As the world becomes increasingly connected, casino operators are seeking ways to take advantage of new technology. Mobile gaming-the use of hand-held devices to play casino games-is quickly becoming more prevalent, with advancements in Nevada and across Europe enabling casino companies to bring gaming into the future.
In Europe, mobile gaming is tied to internet gaming, with licensed internet gaming companies providing accounts for users to remotely access games via iPods or other touch-screen, hand-held devices. In the United States, internet gambling is illegal, but in 2005, Nevada passed Assembly Bill 471, legalizing mobile gaming in connection with land-based casinos. The bill allows “the conduct of gambling games through communications devices operated solely in public areas of an establishment which holds a nonrestricted gaming license and which operates at least 100 slot machines and at least one other game by the use of communications technology that allows a person to transmit information to a computer to assist in the place of a bet or wager and corresponding information related to the display of the game, game outcomes or other similar information.”
In 2009, Cantor Gaming became the first company in Nevada to successfully implement mobile gaming in select casinos on the Las Vegas Strip.
Gaming on the Go
Cantor Gaming has benefited from the passage of Assembly Bill 471 in Nevada. During the four years since the state’s legalization of mobile gaming, Cantor has worked to craft a system that adheres to Nevada’s regulations while also broadening the gaming industry’s horizons. The end result, a mobile gaming system that is currently operational at M Resort, the Venetian and the Palazzo, has been a success, says Cantor President and CEO Lee Amaitis.
According to Amaitis, mobile gaming revenue comprises approximately 75 percent of the company’s business these days.
“I think the business is going to explode; it’s just a matter of when, because we already see the interest of the client in it,” Amaitis says. “There are regulatory hurdles that have to be met on everything that happens on the new products… But that’s the way it is, and we knew that going in. We’ve felt that we spent a lot of time developing technology, manufacturing the devices, making it a good user experience. We’re happy with the results to date, even in a down economy.”
The appeal of mobile gaming is twofold: For casino operators in Nevada, mobile gaming enables guests to continue playing, even if they walk away from the casino floor. Though amenities like restaurants, pools and spas have become an integral part of a casino’s success, they are also dead zones as far as gaming goes. Now, players can take the games with them. For players, hand-held devices provide the freedom to move around the casino without worrying about having cash on hand or using chips.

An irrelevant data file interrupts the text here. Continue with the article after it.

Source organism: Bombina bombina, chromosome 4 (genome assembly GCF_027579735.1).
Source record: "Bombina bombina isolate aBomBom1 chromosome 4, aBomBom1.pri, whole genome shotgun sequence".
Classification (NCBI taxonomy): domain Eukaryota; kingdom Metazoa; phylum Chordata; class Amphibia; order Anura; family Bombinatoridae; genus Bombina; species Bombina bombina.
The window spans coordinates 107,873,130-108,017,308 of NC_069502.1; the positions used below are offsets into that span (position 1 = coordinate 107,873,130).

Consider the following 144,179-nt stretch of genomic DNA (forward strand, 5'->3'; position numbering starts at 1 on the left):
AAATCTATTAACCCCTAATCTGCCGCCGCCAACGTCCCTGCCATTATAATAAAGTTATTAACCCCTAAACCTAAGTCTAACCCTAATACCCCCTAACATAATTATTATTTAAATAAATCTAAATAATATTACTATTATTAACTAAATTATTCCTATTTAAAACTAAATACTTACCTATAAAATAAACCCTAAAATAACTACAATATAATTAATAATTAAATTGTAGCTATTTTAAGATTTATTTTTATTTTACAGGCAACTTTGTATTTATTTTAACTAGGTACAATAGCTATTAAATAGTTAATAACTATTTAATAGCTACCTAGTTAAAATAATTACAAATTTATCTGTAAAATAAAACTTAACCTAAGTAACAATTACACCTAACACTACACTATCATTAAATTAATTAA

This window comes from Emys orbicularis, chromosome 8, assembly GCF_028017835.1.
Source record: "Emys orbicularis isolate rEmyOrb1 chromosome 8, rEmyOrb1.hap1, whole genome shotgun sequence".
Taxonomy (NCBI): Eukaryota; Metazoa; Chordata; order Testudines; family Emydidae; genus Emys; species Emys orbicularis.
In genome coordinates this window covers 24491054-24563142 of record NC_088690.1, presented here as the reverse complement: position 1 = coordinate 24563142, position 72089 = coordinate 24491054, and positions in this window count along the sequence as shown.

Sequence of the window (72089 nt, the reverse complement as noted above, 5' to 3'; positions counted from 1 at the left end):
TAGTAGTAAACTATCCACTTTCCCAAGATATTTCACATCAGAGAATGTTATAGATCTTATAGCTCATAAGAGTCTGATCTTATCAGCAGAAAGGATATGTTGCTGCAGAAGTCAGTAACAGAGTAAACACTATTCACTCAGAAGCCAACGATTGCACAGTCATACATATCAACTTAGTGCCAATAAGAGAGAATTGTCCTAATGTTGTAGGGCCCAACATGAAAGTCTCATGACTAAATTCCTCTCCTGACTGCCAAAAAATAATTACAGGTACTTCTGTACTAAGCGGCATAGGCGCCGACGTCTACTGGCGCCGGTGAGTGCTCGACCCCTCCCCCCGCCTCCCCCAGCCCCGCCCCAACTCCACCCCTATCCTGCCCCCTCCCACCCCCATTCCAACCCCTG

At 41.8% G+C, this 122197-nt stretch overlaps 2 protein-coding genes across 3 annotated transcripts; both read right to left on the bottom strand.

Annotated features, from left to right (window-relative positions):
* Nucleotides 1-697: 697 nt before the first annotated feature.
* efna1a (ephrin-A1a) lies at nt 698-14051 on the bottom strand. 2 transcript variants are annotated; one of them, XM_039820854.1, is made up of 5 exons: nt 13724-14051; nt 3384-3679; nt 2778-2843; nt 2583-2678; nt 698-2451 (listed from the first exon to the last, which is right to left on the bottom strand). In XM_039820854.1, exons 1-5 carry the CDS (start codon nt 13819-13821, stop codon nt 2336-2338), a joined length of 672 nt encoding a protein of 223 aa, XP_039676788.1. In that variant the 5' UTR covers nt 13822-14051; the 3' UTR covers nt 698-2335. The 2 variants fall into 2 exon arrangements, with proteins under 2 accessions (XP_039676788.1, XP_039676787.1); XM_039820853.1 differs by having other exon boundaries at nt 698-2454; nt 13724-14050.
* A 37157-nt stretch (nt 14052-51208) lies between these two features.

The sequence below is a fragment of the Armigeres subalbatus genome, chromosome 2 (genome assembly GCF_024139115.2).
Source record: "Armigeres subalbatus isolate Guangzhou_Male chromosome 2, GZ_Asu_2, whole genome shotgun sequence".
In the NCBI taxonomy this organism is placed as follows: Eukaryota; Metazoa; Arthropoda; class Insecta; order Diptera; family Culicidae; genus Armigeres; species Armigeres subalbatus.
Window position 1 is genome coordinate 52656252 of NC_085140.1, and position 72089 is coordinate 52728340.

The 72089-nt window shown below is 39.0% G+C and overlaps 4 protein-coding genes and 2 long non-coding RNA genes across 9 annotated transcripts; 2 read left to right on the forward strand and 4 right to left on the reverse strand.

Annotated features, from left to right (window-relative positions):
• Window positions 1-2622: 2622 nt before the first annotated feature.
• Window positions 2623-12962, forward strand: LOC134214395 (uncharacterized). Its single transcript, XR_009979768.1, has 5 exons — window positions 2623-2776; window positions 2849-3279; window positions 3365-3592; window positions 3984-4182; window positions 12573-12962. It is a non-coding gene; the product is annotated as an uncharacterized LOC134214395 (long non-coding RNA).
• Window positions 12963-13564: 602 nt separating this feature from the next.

Amaitis says properties that offer swim-up blackjack and other means of gaming away from the casino floor have faced an interesting conundrum that mobile gaming resolves.
“Let’s say I’m in my bathing suit; I’m at the pool,” he says. “I’m on a pool chair. I don’t have the luxury of, let’s say, a cabana. Do I have my wallet with me? Probably not. Do I have my room key? Yeah, because that’s how you get access to the pool. Now I need my players’ card. I’ve got to take a marker. Do I bring cash with me and put it in? Most people don’t. Let’s say I buy a $1,000 marker at the pool. They give me $1,000 worth of chips. Let’s say I’m now at $600. I don’t want to play anymore. I can’t buy my marker back because it’s a $1,000 marker and I only have $600 worth of chips. To do a partial is a lot of paperwork. Most people don’t have the patience to do that. Now I have to take $600 in chips with me and put them in my bathing suit. It’s not really conducive.
“What does mobile gaming do? You have the device. It’s brought to you by an attendant, or you check it out from an attendant. When you leave, you drop it to the attendant. Your account is credited or debited based on your play. When you want to pick up your money, you just go to the cage and pick up your money. It is far more convenient to use a mobile device.”
In Europe, the impetus behind mobile gaming is different in that gaming via hand-held devices is not directly tied to land-based casinos, though casinos can work with mobile gaming companies to create promotions that will encourage players to return to their properties. Alvin5, an Istanbul-based mobile gaming company, offers its gaming applications on Apple’s iPod products, which its casino clients in turn can provide as complimentary gifts to guests.
“After a couple of months of working and talking with clients, we realized that the iPod Touch is so cost-effective, and this cost-effectiveness enables operators to give this device to its customers as a gift, as part of a promotional or marketing or royalty program,” says Alvin5 CTO and founder Bora Turan. “This concept created another concept, and that is when the customer takes his gift iPhone or iPod, with the games installed, and takes it home and plays outside the casino. This gives operators an opportunity to offer gaming-mainly online gaming-outside their casinos.”
IGT’s remote gambling subsidiary, WagerWorks, is also based in Europe, primarily in the United Kingdom. WagerWorks is able to provide its parent company’s content to mobile gaming customers through iPhones and other touch-screen devices.